However, in recent years, the Lego group has realigned their ideals to support gender inclusivity and even inklings of anti-capitalism. In 2018, the Friends series underwent a number of positive changes to include diversity and depth. The girls that the series was based around were originally all marketed as white with Eurocentric features like blond hair and blue eyes. But, after receiving feedback from the children who consumed their content, Lego altered the appearances of three of the five of the Friends to represent people of color. Albeit long overdue, this receptiveness to consumer opinions – specifically the impressionable children whose perspectives were being shaped by Lego – indicated a conscious, progressive effort toward better representation.
In addition to superficial physical changes, Friends has recently made strides to encourage push feminist mindsets, racial representation, and diversity in career paths for girls. In 2020, Lego Friends partnered with National Geographic and released construction sets that centered around animal protection. And recently on May 1, 2022, the Lego Friends partnered with NASA to design and launch a handful of construction sets focused on the Space Academy. By motivating children to “develop creative solutions for real life environmental challenges” and explore a multitude of interests, Friends moved beyond its sexist past and began promoting a more ungendered worldview.
Along with advocating for increased inclusivity, the Lego company has recently shifted away from appealing solely to franchised content. Instead of only producing movie and brand collaboration sets that reinforce exclusive partnerships and appeal to select groups, Lego has recently been designing more aesthetic sets that audiences of all ages and backgrounds can enjoy building. Although these efforts may not be entirely anti-capitalist, non-franchised sets allude to Lego’s commitment to, and original purpose of, innovation and originality, which should still be commended in a time in which most modern media is swallowed up by franchises. The Lego Botanical Collection encapsulates this new approach to creative construction, as the series encourages builders of all types to “create, decorate, and celebrate.” The Architecture, Creator Expert, and Ideas Collections further exemplify this move toward aesthetics and invention: one can build a Lego Statue of Liberty, a Lego Porsche, a fully functional Lego typewriter, and a Lego version of Van Gogh’s Starry Night. With this wide variety of options, anyone interested in Legos can easily find something they are passionate about building. I myself own a handful of the new Lego sets, like the orchid, flower bouquet, bonsai tree, and smaller animal-themed Creator Expert ones. Being able to build things that I’m actually fascinated with and can decorate my room with has been a giant change from the types of Lego sets I grew up with.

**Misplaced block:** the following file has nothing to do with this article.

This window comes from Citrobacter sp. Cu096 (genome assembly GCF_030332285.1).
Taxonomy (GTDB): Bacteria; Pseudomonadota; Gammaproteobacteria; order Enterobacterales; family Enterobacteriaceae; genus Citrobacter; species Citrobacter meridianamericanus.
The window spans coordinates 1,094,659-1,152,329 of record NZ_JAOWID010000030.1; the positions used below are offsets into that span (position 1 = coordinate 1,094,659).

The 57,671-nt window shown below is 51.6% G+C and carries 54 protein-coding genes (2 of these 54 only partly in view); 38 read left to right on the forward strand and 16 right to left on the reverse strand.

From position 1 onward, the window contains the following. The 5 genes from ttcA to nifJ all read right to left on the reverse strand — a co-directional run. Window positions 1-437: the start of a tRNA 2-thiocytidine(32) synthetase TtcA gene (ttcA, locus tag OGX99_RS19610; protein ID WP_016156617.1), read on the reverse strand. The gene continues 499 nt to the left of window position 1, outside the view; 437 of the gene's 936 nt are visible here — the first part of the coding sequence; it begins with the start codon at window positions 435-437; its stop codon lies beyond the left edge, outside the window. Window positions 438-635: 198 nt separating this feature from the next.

Last but not least, my favorite part of Lego’s evolution was the release of “The Lego Movie” in 2014. Grossing $469 million worldwide, the movie was seen and loved by people everywhere, including me: I still know every word to the song “Everything is Awesome.” So when I recently rewatched it for the fifth time during spring break, I realized something very humorous but also surprising about the beloved “Lego Movie” – it promotes anti-capitalism. And after doing some research, I found out that I found that I wasn’t the only one who noticed this
Shortly after its release in 2014, Fox News made a dramatic uproar about how “The Lego Movie” was brainwashing the youth of America with its anti-business messages. And for once in the history of Fox News, they were somewhat right.